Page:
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May 28, 2021

Why Being a Strong Woman Is Not Enough

Strong woman. -This term is thrown about so much that I’m even a little sick of hearing it.

Were the pioneer women, the immigrant women, the slave women who are the foundation of this country, who built this country with their raw, bare hands, not strong women? What does a strong woman mean anyway?

All this may sound ironic coming from a woman who touts strength. I know beyond a shadow of a doubt that these women were strong. My great-grandmother, born in the late 1890s was one of the strongest women I know.

Yet women of her era were undervalued, their strength taken for granted. Still, despite birthing babies with no assistance, toiling the land, washing clothes with no washing machine, and tending to their sick, women have been seen as the weaker sex.

Now, in this modern world, we are “strong” with our words. We use our keyboards and phones. Our fingers touch buttons to get things done for us. Where, in fact, is the strength? Could any one of us strong women survive a day in the life of a woman born hundreds of years ago?

I don’t believe that feminine traits- empathy, vulnerability, listening are weak. I believe that both masculine and feminine energy is necessary to make this world go round.

But yet we do still fight. We fight the inequality, we fight being paid less for the same job. But are we really strong? What then does that mean if the women before us were even stronger? Is strong enough? Whew!! So many questions swirling around my mind this week.

More questions- in addition to being strong, can we be well-rounded? Can we be women of integrity? Can we honor our feminity and our intelligence?

Can we let go of the cliched image of a strong woman, because when we try to emulate her, we fall short. Because sometimes the phrase is not a complimentary one, but one that celebrates a woman’s ability to put up with things she should not- questioning her need to change when she really should. Being strong doesn’t mean accepting the unacceptable. When we say a woman is strong, it can also sound like “meh, it’s fine, she can handle it” when maybe she really shouldn’t be handling it- when maybe she should be allowing herself grace to slump under the burden and ask for help.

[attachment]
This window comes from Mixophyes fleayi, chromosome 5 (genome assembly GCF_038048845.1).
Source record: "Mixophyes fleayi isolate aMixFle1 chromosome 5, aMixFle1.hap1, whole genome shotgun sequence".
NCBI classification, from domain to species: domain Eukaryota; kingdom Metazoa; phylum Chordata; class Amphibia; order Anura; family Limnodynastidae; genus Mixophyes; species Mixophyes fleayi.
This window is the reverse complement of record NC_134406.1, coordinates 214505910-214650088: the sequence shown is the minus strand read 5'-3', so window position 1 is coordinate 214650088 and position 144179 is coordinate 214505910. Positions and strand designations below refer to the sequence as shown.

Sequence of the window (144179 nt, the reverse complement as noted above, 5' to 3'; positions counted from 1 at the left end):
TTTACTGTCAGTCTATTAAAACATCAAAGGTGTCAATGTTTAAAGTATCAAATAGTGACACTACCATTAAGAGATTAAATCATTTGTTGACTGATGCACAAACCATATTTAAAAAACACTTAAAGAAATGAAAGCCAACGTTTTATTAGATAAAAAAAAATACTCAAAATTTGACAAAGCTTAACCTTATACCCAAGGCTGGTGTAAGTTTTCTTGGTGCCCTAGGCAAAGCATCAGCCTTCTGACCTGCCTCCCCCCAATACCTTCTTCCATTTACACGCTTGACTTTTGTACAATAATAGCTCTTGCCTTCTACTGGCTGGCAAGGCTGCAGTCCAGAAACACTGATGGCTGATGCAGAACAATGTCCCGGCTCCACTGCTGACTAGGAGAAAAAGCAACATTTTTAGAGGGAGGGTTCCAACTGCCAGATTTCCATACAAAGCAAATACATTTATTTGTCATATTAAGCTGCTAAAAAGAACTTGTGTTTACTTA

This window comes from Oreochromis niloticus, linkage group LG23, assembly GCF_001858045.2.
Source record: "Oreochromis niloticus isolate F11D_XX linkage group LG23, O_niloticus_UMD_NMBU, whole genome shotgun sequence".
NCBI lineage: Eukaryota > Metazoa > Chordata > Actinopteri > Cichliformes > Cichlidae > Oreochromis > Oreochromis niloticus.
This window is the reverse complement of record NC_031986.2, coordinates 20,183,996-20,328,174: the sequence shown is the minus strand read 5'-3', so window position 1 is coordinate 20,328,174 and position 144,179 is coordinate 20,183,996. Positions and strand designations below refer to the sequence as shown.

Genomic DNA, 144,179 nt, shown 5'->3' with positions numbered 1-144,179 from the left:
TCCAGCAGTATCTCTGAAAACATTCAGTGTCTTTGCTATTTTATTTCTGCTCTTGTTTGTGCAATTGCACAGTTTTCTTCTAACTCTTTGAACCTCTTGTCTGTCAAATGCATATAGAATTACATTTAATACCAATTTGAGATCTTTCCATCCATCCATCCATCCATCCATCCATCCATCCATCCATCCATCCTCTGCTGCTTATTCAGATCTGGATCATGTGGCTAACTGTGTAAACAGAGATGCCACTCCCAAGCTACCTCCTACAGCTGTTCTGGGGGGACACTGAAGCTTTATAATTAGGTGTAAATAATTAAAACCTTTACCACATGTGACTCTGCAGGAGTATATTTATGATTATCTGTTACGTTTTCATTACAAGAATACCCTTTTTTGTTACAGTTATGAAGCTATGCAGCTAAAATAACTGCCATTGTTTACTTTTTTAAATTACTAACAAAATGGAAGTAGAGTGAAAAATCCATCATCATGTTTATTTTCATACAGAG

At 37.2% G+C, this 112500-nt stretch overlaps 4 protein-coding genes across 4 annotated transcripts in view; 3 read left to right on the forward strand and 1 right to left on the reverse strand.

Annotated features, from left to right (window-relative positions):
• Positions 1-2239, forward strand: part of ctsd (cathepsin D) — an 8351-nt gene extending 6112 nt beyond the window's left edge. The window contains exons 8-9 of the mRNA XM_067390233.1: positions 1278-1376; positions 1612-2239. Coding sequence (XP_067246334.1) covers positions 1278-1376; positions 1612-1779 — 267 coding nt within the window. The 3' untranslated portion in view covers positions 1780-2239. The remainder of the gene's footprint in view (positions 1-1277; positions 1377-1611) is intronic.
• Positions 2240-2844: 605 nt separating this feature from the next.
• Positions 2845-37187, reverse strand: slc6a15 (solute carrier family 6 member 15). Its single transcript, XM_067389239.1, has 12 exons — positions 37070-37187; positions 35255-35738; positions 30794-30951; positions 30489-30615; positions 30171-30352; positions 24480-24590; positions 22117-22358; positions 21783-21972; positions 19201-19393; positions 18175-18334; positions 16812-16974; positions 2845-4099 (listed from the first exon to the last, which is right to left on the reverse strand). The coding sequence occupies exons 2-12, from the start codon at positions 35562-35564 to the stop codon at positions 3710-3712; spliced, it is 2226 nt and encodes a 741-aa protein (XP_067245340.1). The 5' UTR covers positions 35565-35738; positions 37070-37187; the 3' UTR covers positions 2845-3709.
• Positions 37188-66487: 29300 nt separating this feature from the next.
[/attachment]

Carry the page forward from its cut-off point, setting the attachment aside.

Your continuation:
Strength is not about carrying more. It is not a challenge and it is not a badge and it is not masculine. When we use the term strong female or strong woman it indicates that she is an anomaly- not like other women. We don’t say strong man unless we are referring to his unique or increased physical strength. And yet, I do want to see myself and other women I admire as strong.

What we need to strive for is wisdom and discernment- those aren’t flashy sexy words, like strong. That’s not clickbait for sure, but if you want to know what I’m praying for, it’s wisdom. Strength is a moment-by-moment choice. But wisdom? That needs to be cultivated and forged. That takes some real intention.

Strength without wisdom has no foundation in my opinion.

So, as I tout strength, I am at the same time seeking to understand it better.

To use an athlete’s analogy, bodybuilders appear on the outside to be the strongest among us. The diameter of their biceps and quads are impressive. Their ability to push a weight against gravity is unparalleled but rarely do they compete in anything other than a unilateral lifting of a super heavyweight. There is no knowledge in their muscle memory of how to pivot and shift outside of its line of movement as the weight moves. There is no flexibility in their strength. The compensatory muscles are often ignored in a quest to push the weight in a singular direction.

I hope you get what I’m talking about. Pushing a singular weight in a unilateral direction is what women do when they are just trying to survive and often that is touted as strength. Don’t get me wrong, it does take a lot of strength to hoist that weight. And it can be overwhelming and exhausting.